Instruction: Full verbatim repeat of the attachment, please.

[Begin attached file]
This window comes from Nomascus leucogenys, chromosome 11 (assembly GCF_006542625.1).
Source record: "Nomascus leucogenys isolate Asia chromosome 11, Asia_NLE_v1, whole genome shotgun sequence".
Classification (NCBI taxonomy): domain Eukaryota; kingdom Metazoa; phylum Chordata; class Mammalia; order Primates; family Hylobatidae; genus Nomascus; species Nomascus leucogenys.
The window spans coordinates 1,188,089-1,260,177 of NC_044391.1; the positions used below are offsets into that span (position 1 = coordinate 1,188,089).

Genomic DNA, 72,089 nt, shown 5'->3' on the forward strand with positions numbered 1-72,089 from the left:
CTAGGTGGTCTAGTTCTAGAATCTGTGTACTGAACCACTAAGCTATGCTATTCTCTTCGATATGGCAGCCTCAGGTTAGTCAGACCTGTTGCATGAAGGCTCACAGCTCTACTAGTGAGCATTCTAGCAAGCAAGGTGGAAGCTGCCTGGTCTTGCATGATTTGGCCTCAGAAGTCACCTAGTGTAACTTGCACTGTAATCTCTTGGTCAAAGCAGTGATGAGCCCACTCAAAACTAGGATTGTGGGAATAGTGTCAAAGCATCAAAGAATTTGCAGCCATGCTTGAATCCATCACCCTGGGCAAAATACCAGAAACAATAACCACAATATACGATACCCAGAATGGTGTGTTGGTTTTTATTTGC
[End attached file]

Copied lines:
This window comes from Nomascus leucogenys, chromosome 11 (assembly GCF_006542625.1).
Source record: "Nomascus leucogenys isolate Asia chromosome 11, Asia_NLE_v1, whole genome shotgun sequence".
Classification (NCBI taxonomy): domain Eukaryota; kingdom Metazoa; phylum Chordata; class Mammalia; order Primates; family Hylobatidae; genus Nomascus; species Nomascus leucogenys.
The window spans coordinates 1,188,089-1,260,177 of NC_044391.1; the positions used below are offsets into that span (position 1 = coordinate 1,188,089).

Genomic DNA, 72,089 nt, shown 5'->3' on the forward strand with positions numbered 1-72,089 from the left:
CTAGGTGGTCTAGTTCTAGAATCTGTGTACTGAACCACTAAGCTATGCTATTCTCTTCGATATGGCAGCCTCAGGTTAGTCAGACCTGTTGCATGAAGGCTCACAGCTCTACTAGTGAGCATTCTAGCAAGCAAGGTGGAAGCTGCCTGGTCTTGCATGATTTGGCCTCAGAAGTCACCTAGTGTAACTTGCACTGTAATCTCTTGGTCAAAGCAGTGATGAGCCCACTCAAAACTAGGATTGTGGGAATAGTGTCAAAGCATCAAAGAATTTGCAGCCATGCTTGAATCCATCACCCTGGGCAAAATACCAGAAACAATAACCACAATATACGATACCCAGAATGGTGTGTTGGTTTTTATTTGC